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Award-winning Earl Biss documentary released on streaming platforms

By Medicine Man Gallery on

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Earl Biss, 'Four Chiefs, a Dog and a Boy,' (1983). Oil on canvas, 60x84

Earl Biss, 'Four Chiefs, a Dog and a Boy,' (1983). Oil on canvas, 60 x 84 | Photo Courtesy Chadd Scott

My favorite artist is Earl Biss. Number two, Vincent van Gogh.

When I say Earl Biss is my favorite artist, I’m not grading on a scale. I don’t mean my favorite American painter or Native American artist; I mean my favorite artist.

Looking at his paintings – and this happened from the very first instance I ever saw one – I felt a spiritual connection to them, and him, unlike anything before or since. That first time was at the James Museum of Western and Wildlife Art in Saint Petersburg, FL and I remember the moment as distinctly as I do seeing my wife for the first time.

Lisa Gerstner‘s documentary, “Art of Native America: Earl Biss – The Spirit Who Walks Among His People,” released in late April of 2023 on Amazon Prime, Vimeo and Vudu, beautifully shares Biss’ genius and spirit.

The film’s production and Gerstner’s background with Biss were previously profiled by “Essential West.”

An astonishing trove of video footage and photographs from throughout Biss’ life highlights the production. Biss was born in 1947 and raised on the Apsáalooke Reservation in Montana. It’s not surprising video and pictures exist from when Biss was an artworld superstar in highfalutin Aspen, CO in the 1980s, how so many pictures and video were taken, let alone remain, of the artist’s childhood – including early childhood photos with his grandmother who raised him when he couldn’t have been more than 3-years-old – is miraculous.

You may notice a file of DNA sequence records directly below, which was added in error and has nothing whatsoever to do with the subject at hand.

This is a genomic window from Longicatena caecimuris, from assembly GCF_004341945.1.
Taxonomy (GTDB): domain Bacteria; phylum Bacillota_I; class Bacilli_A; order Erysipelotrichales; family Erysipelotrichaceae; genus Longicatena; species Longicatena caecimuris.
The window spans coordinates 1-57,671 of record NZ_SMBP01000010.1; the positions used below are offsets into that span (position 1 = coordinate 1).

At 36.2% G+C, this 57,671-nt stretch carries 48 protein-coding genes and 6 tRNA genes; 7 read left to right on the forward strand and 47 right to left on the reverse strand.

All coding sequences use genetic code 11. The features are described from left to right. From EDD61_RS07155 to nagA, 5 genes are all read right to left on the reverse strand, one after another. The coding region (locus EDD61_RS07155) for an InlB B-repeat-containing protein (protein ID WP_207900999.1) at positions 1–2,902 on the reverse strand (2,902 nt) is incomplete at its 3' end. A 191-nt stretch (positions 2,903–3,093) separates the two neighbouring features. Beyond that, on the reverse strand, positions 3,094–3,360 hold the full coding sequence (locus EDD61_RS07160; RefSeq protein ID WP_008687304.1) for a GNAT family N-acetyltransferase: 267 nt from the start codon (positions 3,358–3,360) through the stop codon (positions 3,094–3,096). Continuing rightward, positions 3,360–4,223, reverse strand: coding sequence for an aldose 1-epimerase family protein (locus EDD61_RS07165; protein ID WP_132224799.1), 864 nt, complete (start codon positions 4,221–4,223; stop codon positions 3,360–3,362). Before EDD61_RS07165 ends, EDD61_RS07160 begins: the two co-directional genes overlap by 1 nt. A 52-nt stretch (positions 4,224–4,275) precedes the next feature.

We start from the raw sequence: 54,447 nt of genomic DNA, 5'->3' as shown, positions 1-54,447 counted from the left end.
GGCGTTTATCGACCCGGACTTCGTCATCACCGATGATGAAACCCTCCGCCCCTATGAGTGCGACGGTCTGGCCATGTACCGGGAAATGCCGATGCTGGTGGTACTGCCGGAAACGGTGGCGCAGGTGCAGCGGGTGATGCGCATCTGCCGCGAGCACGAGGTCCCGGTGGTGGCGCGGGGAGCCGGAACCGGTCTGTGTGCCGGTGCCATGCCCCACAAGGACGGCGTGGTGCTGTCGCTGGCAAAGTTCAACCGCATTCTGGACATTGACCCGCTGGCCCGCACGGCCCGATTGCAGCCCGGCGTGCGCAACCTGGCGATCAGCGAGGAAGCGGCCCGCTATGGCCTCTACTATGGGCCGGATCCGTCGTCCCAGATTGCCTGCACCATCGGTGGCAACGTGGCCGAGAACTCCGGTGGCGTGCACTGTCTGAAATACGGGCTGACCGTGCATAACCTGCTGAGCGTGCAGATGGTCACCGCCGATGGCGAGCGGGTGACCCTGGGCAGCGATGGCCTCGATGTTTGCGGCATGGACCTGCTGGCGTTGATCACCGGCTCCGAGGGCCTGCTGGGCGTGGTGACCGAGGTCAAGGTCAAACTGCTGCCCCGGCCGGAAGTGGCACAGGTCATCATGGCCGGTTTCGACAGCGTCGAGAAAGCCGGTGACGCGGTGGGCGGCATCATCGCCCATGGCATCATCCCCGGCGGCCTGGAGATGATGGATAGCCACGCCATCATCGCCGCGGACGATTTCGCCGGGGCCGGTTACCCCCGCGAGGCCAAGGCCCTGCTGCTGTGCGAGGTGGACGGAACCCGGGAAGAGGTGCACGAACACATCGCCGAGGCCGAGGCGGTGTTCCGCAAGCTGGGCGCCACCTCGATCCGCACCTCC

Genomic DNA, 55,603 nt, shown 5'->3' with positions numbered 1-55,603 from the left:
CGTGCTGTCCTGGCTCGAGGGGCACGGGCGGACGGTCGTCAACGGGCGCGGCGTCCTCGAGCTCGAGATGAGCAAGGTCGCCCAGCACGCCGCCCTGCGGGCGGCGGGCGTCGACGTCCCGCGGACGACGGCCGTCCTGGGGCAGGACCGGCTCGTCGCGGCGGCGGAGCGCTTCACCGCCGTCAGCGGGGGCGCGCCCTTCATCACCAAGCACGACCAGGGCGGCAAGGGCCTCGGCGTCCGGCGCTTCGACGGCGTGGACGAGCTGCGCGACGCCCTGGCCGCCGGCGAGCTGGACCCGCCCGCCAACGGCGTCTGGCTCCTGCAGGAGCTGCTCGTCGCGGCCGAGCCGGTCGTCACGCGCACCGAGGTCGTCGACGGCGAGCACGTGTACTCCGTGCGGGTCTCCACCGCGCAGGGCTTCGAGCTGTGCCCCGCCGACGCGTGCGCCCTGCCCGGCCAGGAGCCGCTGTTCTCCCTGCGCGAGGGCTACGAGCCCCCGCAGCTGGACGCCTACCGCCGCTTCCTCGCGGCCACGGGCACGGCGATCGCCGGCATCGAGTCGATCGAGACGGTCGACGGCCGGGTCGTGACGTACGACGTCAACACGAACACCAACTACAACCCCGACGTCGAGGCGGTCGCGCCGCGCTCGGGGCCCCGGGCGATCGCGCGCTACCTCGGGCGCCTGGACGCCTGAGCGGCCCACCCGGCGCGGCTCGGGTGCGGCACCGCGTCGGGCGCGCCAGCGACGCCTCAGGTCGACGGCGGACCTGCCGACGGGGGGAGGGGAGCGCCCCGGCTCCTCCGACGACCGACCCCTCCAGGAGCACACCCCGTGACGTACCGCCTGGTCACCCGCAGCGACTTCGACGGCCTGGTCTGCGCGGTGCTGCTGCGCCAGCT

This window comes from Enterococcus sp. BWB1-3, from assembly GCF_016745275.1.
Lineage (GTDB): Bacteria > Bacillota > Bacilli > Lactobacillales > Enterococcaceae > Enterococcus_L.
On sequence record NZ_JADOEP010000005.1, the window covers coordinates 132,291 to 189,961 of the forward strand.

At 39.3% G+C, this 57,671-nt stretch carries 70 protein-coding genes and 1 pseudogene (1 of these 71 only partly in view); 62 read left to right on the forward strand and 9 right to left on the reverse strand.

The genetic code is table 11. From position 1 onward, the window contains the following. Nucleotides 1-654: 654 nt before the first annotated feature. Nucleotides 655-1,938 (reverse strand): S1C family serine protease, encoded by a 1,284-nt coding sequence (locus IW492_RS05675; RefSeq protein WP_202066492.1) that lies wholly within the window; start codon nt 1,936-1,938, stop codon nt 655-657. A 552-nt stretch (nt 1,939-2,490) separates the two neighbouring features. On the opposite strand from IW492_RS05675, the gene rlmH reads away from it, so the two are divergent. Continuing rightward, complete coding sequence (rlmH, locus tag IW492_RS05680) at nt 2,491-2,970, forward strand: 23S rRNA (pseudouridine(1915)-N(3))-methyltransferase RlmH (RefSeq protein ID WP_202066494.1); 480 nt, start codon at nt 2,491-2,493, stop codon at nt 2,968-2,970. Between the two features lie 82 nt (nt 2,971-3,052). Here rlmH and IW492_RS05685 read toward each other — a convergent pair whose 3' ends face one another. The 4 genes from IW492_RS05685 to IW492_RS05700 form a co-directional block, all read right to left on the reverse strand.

This was 60 years before everyone held a camera and video recorder in their pocket. These items couldn’t have been cheap or commonplace on the Reservation.

Not long before his death, Biss candidly revealed his thoughts on art, life, spirituality and indigeneity during an extensive, on-camera, sit-down interview from 1997 which the film incorporates extensively. The years have started wearing on him in this footage. The hard living.

By that time, he’s no longer the lithe, energetic artist he was even earlier that decade, vibrant, full of vim and vinegar, painting in darkened basements with both hands at the same time, removed from this physical world yet plugged in to another, spiritual world.

His Apsáalooke name was Iláaxe Baahéeleen Díilish: the Spirit Who Walks Among His People.

“I’m holding the brush and someone else is doing the painting and the thinking,” Biss is quoted in the documentary.

Footage of him painting recalls Michael Jordan dunking from the free throw line or Jimi Hendrix playing guitar. Staggering genius. You can’t believe your eyes.

Earl Biss at IAIA

Beyond a biography of Earl Biss, the film adeptly documents the so-called “Miracle Generation” of initial enrollees at the Institute of American Indian Arts in Santa Fe. It was Earl Biss and Kevin Red Star and Doug Hyde and T.C. Canon and Linda Lomahaftewa and their classmates under the direction of Lloyd Kiva New and Fritz Scholder and Allan Houser and Charles Loloma who invented Contemporary Native American Art.

Nothing like it existed before.

In the same way that Monet, Renoir, Dégas and their colleagues invented Impressionism and forever altered the course of Modern art, Biss and his contemporaries similarly invented a genre, one which has yet to achieve its zenith, gaining greater recognition every day in the hands of their successors, most prominent among them now, Wendy Red Star, Biss’ niece.

She’s Kevin Red Star’s niece as well, and if the film has a co-star to Biss and his artwork, it’s Biss’ long-time friend, second cousin, IAIA classmate and fellow Apsáalooke, Red Star, who refers to Biss as “little brother.”